The Deflation of the Medieval in Joyce’s Ulysses
William Sayers (Cornell University)
This Year’s Work in Medievalism: Volume 27 (2012)
For James Joyce, Irish nationalism, with its appeal to patriotic emotionality and promotion of interest in the archaic and medieval Irish past, was suspect. His wariness toward institutionalized political movements is best illustrated in the figure of The Citizen in the Polyphemus section of Ulysses. Important strands in the nationalist movement were a reverence for the Irish language (although few patriots bothered to learn it) and for the great body of Irish myth and medieval legendary history. The Irish past, medieval and otherwise, was mediated by the marginalized speakers of Irish in the west of the island and by a body of nineteenth-century scholars, many of them Swiss, German, French, English, or English-speaking Irish Protestants. It found expression in the works of Lady Gregory and Yeats—the Celtic Twilight phenomenon—and Synge, O’Casey, and Stephens. Both the scholars and the enthusiasts promoted a view of the Irish past that has since been qualified as “nativist”: an identification of early medieval Irish culture and story-telling as unique in Europe, deriving in unbroken, unadulterated fashion from a lost pagan Celtic world, unaffected by Roman civilization (since the Romans never conquered Ireland) and only lightly colored by a Christian wash after the missionary efforts of St. Patrick. Today the fact that this vernacular precocity was wholly dependent on literacy in Latin has led to a revision of medieval Irish culture, as evidenced in Kim McCone’s title, Pagan past and Christian present in early Irish literature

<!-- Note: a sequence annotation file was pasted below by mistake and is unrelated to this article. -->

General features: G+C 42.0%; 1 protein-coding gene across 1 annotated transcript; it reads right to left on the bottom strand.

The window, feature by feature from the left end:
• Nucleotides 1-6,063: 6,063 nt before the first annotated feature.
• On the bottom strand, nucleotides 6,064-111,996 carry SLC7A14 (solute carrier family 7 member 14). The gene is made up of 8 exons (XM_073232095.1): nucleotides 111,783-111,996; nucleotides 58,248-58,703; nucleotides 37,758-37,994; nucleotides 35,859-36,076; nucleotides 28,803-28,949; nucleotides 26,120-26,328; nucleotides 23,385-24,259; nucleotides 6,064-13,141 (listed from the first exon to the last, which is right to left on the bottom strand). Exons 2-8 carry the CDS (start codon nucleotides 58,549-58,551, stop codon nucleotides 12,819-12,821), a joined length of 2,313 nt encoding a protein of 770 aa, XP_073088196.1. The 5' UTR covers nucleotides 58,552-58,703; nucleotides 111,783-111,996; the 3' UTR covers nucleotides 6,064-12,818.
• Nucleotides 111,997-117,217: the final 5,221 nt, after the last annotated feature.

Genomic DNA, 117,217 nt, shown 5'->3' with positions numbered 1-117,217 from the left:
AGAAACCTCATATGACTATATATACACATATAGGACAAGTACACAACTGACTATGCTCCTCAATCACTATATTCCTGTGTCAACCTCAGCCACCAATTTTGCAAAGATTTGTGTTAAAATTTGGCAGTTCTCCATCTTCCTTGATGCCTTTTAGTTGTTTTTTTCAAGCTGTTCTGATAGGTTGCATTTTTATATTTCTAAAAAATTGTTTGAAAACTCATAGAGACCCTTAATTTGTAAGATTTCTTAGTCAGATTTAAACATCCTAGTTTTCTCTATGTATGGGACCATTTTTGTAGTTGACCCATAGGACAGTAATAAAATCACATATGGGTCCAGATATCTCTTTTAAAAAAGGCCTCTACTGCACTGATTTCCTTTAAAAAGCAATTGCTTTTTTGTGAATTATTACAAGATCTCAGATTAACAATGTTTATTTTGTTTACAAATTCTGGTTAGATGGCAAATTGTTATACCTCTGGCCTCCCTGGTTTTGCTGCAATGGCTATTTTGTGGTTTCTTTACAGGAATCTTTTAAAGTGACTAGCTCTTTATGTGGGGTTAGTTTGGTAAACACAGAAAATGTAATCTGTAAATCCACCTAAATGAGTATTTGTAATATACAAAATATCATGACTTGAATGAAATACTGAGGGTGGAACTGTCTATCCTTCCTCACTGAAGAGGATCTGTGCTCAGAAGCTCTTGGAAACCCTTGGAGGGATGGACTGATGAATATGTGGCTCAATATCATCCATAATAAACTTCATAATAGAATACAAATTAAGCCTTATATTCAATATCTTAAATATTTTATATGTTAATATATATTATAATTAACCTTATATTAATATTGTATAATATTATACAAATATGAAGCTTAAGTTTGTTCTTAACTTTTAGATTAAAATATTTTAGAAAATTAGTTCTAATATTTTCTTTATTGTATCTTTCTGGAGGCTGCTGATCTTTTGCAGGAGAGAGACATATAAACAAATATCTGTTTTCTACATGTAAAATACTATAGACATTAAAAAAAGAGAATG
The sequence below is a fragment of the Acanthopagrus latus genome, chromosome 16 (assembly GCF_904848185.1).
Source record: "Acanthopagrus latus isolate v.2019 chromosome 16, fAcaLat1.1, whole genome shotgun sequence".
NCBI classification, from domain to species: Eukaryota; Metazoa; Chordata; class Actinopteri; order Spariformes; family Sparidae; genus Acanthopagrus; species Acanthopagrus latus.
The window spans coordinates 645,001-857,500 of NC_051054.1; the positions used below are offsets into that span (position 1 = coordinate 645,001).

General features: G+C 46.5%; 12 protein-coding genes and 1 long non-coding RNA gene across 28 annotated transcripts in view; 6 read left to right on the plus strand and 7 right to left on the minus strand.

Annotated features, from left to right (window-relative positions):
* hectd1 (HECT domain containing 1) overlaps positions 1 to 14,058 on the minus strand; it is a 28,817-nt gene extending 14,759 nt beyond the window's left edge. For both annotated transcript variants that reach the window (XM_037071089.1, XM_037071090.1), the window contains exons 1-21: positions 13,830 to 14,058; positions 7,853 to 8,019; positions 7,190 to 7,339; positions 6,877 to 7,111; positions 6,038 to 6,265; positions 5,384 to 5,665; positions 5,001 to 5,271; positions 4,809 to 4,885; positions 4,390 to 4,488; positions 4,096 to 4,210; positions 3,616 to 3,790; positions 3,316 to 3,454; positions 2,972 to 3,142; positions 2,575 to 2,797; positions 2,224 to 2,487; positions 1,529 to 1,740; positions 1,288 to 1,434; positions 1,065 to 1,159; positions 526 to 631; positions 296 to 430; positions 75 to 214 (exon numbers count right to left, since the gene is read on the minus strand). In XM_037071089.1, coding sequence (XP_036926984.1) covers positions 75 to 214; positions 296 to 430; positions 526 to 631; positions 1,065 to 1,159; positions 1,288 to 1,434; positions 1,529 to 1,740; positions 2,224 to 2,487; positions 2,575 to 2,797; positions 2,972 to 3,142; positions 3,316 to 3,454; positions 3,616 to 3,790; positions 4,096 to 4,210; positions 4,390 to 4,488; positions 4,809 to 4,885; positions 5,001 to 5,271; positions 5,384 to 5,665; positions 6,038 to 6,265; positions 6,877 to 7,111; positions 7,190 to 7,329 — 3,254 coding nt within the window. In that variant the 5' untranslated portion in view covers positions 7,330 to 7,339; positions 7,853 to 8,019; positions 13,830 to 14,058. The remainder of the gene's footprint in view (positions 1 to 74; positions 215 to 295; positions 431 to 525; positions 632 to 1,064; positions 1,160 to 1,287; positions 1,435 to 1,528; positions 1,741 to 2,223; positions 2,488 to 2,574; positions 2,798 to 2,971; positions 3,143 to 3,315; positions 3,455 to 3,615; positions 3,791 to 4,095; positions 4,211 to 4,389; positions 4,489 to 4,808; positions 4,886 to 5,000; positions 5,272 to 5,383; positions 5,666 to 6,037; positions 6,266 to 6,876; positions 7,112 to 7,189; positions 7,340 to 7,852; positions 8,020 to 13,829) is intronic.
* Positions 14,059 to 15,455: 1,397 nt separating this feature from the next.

Although James Joyce followed the publication of translations of Irish mythological and epic tales as these appeared in serial form in such publications as The United Irishman, and had a better knowledge of the Irish language than he let on and would allow Stephen Daedalus in The Portrait of the Artist as a Young Man, his aversion to the excesses of nationalist fervor found expression in his ambivalent treatment of medieval themes and motifs in Ulysses. In this essay four such instances are reviewed, first as they appear in sections 1 and 9 of the novel, the opening scene in the Martello tower and the conversation in the reading room of the National Library, then as characters are recalled in transmogrified form in the phantasmagorical scenes in Bella Cohen’s brothel in Nighttown, in section 15, identified as Circe. Intertwined motifs are Ireland and England—and even India!–, sibling rivalry, candidacy for the Irish kingship, even slicing bread and spreading butter, and, of course, nationalism.